Farm manager's horse world ties elevate equestrian program
May 28, 2020 | Rustburg, Va.
As farm manager at the Liberty University Equestrian Center, John Eubank draws upon a lifetime of experience to help maintain the 380-acre property with indoor and outdoor riding arenas, three barns, and 50-plus horses.
|Eubank grooms one of the 50 horses currently stabled at the Liberty Equestrian Center on Wednesday.|
Eubank, who lives on his family's 19th century farm near Elon in Amherst County with nine horses of his own, worked in similar roles for 11 years at Randolph College and four years at Sweet Briar College prior to joining Liberty's equestrian staff.
"My family were all horse people, so I was born and raised in it, and I've been in it for 59 years," said Eubank, who is married and has a son and two grandkids. "My family shows horses, so it's a good way to keep the family together and enjoy time with the family, and I get to come up here and do this, too. We are blessed to have such a facility and to be in this location. It's a beautiful place."
His level of expertise and vast network of relationships in the equine field are the greatest resources he brings to the table.
"I've been in this area and have been involved with horses all my life, and I have a lot of contacts with people in the horse world on the outside — hay vendors and feed vendors, the veterinarians and the farriers that we deal with," Eubank said.
Just as Lady Flames' Hunt Seat Head Coach and Director of Equestrian Programs Suzanne Flaig is continually recruiting prospective riders, Eubank is always on the lookout for new horses, not counting those boarded there by Liberty students.
"It's just like anything else, like vehicles," he said. "You buy a vehicle, but sooner or later, it's going to wear out and you've got to get another one. Horses are no different. They get to a point where they're not as competitive, or health issues will force them to retire. You've always got your eye open and are always on the hunt — to bring the new in and send the old ones out. New horses, new riders, it is the same flow, all of the time."
Flaig is glad to have Eubank on staff to handle those trades, as well as to provide care for the horses, manage the barns, and groom the riding surfaces with his Liberty-branded John Deere tractor.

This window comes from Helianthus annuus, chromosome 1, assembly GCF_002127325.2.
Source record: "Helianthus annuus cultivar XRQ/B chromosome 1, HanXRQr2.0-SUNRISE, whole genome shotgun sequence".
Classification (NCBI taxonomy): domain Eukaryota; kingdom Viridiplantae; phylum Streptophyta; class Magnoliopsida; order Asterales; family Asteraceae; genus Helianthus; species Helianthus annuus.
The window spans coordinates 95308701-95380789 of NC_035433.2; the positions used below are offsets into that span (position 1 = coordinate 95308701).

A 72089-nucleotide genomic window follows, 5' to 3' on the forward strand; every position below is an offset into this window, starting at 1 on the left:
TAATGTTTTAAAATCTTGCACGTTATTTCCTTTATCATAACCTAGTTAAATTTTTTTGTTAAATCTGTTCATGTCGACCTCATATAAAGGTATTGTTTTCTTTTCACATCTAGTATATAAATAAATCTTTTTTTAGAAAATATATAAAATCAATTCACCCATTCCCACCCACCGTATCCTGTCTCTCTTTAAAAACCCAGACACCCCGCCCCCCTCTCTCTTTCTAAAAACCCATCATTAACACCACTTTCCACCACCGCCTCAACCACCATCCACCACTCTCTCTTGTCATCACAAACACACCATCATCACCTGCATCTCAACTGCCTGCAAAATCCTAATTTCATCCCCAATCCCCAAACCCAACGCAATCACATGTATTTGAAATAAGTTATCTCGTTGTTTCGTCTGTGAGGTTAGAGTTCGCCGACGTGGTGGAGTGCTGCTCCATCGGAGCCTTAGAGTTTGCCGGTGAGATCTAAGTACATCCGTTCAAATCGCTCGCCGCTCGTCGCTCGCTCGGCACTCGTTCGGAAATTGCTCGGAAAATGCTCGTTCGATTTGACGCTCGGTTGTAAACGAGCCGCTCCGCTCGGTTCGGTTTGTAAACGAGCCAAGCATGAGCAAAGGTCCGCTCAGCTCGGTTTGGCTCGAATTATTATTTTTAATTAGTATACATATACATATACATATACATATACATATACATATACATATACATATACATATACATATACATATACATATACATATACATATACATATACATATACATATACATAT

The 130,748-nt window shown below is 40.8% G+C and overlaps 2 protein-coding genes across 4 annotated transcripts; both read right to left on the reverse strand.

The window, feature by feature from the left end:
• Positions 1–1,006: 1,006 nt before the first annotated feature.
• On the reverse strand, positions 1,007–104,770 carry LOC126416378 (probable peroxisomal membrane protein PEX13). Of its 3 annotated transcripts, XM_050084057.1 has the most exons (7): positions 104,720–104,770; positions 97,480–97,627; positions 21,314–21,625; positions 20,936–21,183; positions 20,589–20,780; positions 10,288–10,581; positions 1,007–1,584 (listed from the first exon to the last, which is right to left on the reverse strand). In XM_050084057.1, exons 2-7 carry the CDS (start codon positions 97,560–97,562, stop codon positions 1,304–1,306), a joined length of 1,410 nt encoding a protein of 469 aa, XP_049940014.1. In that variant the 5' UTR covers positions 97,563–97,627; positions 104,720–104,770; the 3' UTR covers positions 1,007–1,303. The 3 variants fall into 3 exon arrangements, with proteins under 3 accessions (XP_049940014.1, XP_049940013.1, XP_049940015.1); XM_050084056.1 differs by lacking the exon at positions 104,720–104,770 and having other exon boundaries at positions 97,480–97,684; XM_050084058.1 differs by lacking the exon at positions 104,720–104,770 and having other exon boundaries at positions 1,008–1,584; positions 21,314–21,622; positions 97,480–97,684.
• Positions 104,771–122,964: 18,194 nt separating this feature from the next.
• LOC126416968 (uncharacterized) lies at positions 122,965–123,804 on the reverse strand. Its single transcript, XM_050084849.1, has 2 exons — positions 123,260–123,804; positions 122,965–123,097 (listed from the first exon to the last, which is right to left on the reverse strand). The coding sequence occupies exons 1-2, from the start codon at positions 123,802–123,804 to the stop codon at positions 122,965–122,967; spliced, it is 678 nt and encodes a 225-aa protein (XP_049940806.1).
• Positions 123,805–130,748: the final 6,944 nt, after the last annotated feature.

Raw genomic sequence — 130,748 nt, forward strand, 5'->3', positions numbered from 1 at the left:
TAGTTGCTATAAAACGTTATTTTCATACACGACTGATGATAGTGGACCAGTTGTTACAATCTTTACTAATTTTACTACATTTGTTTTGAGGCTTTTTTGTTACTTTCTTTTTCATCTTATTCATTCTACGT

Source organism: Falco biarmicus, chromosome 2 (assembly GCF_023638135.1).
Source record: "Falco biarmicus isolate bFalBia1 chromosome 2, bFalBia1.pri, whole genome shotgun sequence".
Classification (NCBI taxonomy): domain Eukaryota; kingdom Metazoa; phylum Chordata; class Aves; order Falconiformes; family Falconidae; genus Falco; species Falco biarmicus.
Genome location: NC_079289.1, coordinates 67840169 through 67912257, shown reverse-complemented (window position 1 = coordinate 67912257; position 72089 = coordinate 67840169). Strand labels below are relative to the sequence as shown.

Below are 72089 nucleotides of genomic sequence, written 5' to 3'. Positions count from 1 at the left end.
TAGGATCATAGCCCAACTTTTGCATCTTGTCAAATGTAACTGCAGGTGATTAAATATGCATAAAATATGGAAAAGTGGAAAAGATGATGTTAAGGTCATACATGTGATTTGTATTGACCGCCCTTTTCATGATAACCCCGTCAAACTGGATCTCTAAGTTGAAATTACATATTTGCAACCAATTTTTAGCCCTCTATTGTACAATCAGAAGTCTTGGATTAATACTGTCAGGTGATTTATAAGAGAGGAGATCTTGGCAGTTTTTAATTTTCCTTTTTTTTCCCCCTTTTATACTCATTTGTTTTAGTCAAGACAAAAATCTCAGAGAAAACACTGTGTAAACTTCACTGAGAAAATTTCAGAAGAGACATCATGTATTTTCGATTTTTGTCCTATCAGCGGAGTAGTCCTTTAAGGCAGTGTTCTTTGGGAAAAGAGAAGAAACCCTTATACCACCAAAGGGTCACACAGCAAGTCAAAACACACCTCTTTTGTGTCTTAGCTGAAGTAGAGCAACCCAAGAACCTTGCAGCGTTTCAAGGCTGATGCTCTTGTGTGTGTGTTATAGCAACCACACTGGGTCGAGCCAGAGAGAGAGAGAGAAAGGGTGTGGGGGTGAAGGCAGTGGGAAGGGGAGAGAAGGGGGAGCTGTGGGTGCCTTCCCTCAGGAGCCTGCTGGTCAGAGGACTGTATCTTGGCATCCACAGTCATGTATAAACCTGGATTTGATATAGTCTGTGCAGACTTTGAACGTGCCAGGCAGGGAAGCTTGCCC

|Eubank manicures the outdoor riding ring surface.|
"He likes that tractor," she said. "He's really good with all of that equipment and keeps that running, because we have a lot of property to maintain."
But she believes his value to the operation runs much deeper on a personal level.
"John just helps keep us together," Flaig said. "He's such a stabilizing force in keeping all the different moving pieces of the farm working smoothly. He has a calm, gentle manner about him which the horses appreciate, all of our staff appreciates, and just makes coming to work a good experience for all of us."
She and Hunt Seat Assistant Coach Kimi Counts, Western Assistant Coach Madeline Shrode, and horsemanship instructor Meghan Hobson complement one another extremely well.
"We are so blessed to have the amazing staff that we have and that we've stayed together," Flaig said. "It's a good team. Everybody contributes something unique to it, and that's what's enabled us to continue to grow and to thrive for the past several years."
Complemented by a staff of 30-plus part-time student workers and graduate assistants, Flaig and Eubank manage the facility with a professionalism that has established it as an elite riding center.
"Everybody up here pitches in, regardless of their position," Eubank said. "We all clean stalls and unload hay. Everybody gets a little taste of everything. It can be labor-intense, but that's what we love doing. Everybody enjoys the horses and the fellowship that goes along with it. Everybody here is actually just a big family, and the girls (riders) are so much a part of it, too."
The equestrian staff takes pride in creating an environment and culture at the center where the horses and riders can flourish. Liberty's Hunt Seat and Western teams both placed second in Region 4 of the International Horse Shows Association (IHSA) this past season, with four Hunt Seat and three Western riders advancing to the Zone 4 and IHSA National Semi-Finals that were canceled in March by COVID-19.
|Rising senior Riley Milam rides during the Hunt Seat Region 4 show at the Liberty Equestrian Center in February. (Photo by Luke Bobbey)|
"Watching the girls come in and accelerate from being a learning rider to competing at a high collegiate level and graduating with a love of the horse and a love of this facility and everybody else is what I like — just seeing that progression," Eubank said.
"It's fun to watch them grow — not only in their horsemanship skills, but as people, too — in their career paths, in their walk with their faith, and just as they grow into who they are," Flaig added. "That's a fun part of our job."
While there are some summer events to look forward to, including the June 16-19 advanced overnight camp and June 22-26 beginners day camp and the July 25 Virginia Commonwealth Games at Liberty equestrian show, they are eagerly awaiting the return of students for the start of the Fall 2020 semester, when the Equestrian Center can again serve as a welcome retreat from daily pressures of academic life.
"Even our student workers who may not be involved in our mounted programs say it's kind of like a little escape or a little oasis away from some of the other stressors or challenges in their day," Flaig said. "So, we're happy they feel that way and that that is something we can provide."
"The facility itself is so nice and pretty, and out in the country, it stands out," Eubank added. "I hope things will return to normal in the fall. Once we get back going again, the door is open to continue to grow and thrive."